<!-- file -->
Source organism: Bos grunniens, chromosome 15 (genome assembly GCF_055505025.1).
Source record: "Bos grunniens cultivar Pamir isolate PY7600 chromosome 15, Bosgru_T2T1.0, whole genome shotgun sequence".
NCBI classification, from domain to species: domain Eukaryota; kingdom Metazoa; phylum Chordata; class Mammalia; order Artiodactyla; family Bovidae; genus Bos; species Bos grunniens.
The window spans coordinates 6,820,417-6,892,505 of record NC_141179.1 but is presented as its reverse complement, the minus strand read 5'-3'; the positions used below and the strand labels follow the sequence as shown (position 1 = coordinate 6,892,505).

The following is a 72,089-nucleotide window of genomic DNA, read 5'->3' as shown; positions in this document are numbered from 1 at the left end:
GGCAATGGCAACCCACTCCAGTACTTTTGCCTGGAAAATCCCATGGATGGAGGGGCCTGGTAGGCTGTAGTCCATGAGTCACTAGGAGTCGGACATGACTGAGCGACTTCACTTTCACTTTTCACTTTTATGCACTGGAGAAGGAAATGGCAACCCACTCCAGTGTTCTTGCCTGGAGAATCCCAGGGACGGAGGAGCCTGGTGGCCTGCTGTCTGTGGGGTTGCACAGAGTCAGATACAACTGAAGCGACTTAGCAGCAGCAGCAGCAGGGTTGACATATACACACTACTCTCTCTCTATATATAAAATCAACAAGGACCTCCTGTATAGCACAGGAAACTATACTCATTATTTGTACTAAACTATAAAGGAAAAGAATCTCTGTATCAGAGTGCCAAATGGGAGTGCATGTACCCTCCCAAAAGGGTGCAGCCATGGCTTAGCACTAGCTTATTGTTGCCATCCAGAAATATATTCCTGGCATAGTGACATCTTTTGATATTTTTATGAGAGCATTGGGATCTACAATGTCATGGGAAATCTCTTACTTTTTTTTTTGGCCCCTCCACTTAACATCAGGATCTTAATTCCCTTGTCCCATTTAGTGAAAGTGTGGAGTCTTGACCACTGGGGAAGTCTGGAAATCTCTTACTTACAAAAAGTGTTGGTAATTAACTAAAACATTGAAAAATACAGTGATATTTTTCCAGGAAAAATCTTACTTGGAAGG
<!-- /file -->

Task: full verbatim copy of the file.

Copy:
Source organism: Bos grunniens, chromosome 15 (genome assembly GCF_055505025.1).
Source record: "Bos grunniens cultivar Pamir isolate PY7600 chromosome 15, Bosgru_T2T1.0, whole genome shotgun sequence".
NCBI classification, from domain to species: domain Eukaryota; kingdom Metazoa; phylum Chordata; class Mammalia; order Artiodactyla; family Bovidae; genus Bos; species Bos grunniens.
The window spans coordinates 6,820,417-6,892,505 of record NC_141179.1 but is presented as its reverse complement, the minus strand read 5'-3'; the positions used below and the strand labels follow the sequence as shown (position 1 = coordinate 6,892,505).

The following is a 72,089-nucleotide window of genomic DNA, read 5'->3' as shown; positions in this document are numbered from 1 at the left end:
GGCAATGGCAACCCACTCCAGTACTTTTGCCTGGAAAATCCCATGGATGGAGGGGCCTGGTAGGCTGTAGTCCATGAGTCACTAGGAGTCGGACATGACTGAGCGACTTCACTTTCACTTTTCACTTTTATGCACTGGAGAAGGAAATGGCAACCCACTCCAGTGTTCTTGCCTGGAGAATCCCAGGGACGGAGGAGCCTGGTGGCCTGCTGTCTGTGGGGTTGCACAGAGTCAGATACAACTGAAGCGACTTAGCAGCAGCAGCAGCAGGGTTGACATATACACACTACTCTCTCTCTATATATAAAATCAACAAGGACCTCCTGTATAGCACAGGAAACTATACTCATTATTTGTACTAAACTATAAAGGAAAAGAATCTCTGTATCAGAGTGCCAAATGGGAGTGCATGTACCCTCCCAAAAGGGTGCAGCCATGGCTTAGCACTAGCTTATTGTTGCCATCCAGAAATATATTCCTGGCATAGTGACATCTTTTGATATTTTTATGAGAGCATTGGGATCTACAATGTCATGGGAAATCTCTTACTTTTTTTTTTGGCCCCTCCACTTAACATCAGGATCTTAATTCCCTTGTCCCATTTAGTGAAAGTGTGGAGTCTTGACCACTGGGGAAGTCTGGAAATCTCTTACTTACAAAAAGTGTTGGTAATTAACTAAAACATTGAAAAATACAGTGATATTTTTCCAGGAAAAATCTTACTTGGAAGG